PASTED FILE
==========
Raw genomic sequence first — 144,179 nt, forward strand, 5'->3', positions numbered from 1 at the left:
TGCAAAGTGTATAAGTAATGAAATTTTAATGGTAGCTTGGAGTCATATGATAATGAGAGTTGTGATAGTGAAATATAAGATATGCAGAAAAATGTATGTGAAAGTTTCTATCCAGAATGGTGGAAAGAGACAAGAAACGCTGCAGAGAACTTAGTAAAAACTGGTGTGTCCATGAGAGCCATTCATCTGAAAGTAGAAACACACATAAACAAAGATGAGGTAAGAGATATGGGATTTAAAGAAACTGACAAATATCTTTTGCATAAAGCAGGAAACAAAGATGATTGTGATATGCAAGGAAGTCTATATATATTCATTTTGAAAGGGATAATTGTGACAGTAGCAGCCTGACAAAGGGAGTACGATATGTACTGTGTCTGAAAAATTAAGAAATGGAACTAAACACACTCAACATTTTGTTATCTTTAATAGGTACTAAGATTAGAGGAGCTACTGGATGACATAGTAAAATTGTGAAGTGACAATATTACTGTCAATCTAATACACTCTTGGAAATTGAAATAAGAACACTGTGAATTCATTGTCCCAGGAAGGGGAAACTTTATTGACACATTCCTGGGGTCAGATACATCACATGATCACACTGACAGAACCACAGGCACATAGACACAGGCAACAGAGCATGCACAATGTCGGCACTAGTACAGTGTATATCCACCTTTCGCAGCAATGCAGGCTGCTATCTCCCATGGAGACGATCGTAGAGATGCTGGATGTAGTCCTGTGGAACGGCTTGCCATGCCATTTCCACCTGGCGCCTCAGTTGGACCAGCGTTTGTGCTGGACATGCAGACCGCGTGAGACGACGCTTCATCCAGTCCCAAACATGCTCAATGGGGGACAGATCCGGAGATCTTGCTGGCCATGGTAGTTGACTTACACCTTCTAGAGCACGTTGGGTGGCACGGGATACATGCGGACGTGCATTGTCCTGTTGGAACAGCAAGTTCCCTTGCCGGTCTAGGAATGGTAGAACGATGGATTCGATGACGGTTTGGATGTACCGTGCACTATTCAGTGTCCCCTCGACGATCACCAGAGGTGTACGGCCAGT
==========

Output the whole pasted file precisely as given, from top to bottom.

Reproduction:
Raw genomic sequence first — 144,179 nt, forward strand, 5'->3', positions numbered from 1 at the left:
TGCAAAGTGTATAAGTAATGAAATTTTAATGGTAGCTTGGAGTCATATGATAATGAGAGTTGTGATAGTGAAATATAAGATATGCAGAAAAATGTATGTGAAAGTTTCTATCCAGAATGGTGGAAAGAGACAAGAAACGCTGCAGAGAACTTAGTAAAAACTGGTGTGTCCATGAGAGCCATTCATCTGAAAGTAGAAACACACATAAACAAAGATGAGGTAAGAGATATGGGATTTAAAGAAACTGACAAATATCTTTTGCATAAAGCAGGAAACAAAGATGATTGTGATATGCAAGGAAGTCTATATATATTCATTTTGAAAGGGATAATTGTGACAGTAGCAGCCTGACAAAGGGAGTACGATATGTACTGTGTCTGAAAAATTAAGAAATGGAACTAAACACACTCAACATTTTGTTATCTTTAATAGGTACTAAGATTAGAGGAGCTACTGGATGACATAGTAAAATTGTGAAGTGACAATATTACTGTCAATCTAATACACTCTTGGAAATTGAAATAAGAACACTGTGAATTCATTGTCCCAGGAAGGGGAAACTTTATTGACACATTCCTGGGGTCAGATACATCACATGATCACACTGACAGAACCACAGGCACATAGACACAGGCAACAGAGCATGCACAATGTCGGCACTAGTACAGTGTATATCCACCTTTCGCAGCAATGCAGGCTGCTATCTCCCATGGAGACGATCGTAGAGATGCTGGATGTAGTCCTGTGGAACGGCTTGCCATGCCATTTCCACCTGGCGCCTCAGTTGGACCAGCGTTTGTGCTGGACATGCAGACCGCGTGAGACGACGCTTCATCCAGTCCCAAACATGCTCAATGGGGGACAGATCCGGAGATCTTGCTGGCCATGGTAGTTGACTTACACCTTCTAGAGCACGTTGGGTGGCACGGGATACATGCGGACGTGCATTGTCCTGTTGGAACAGCAAGTTCCCTTGCCGGTCTAGGAATGGTAGAACGATGGATTCGATGACGGTTTGGATGTACCGTGCACTATTCAGTGTCCCCTCGACGATCACCAGAGGTGTACGGCCAGT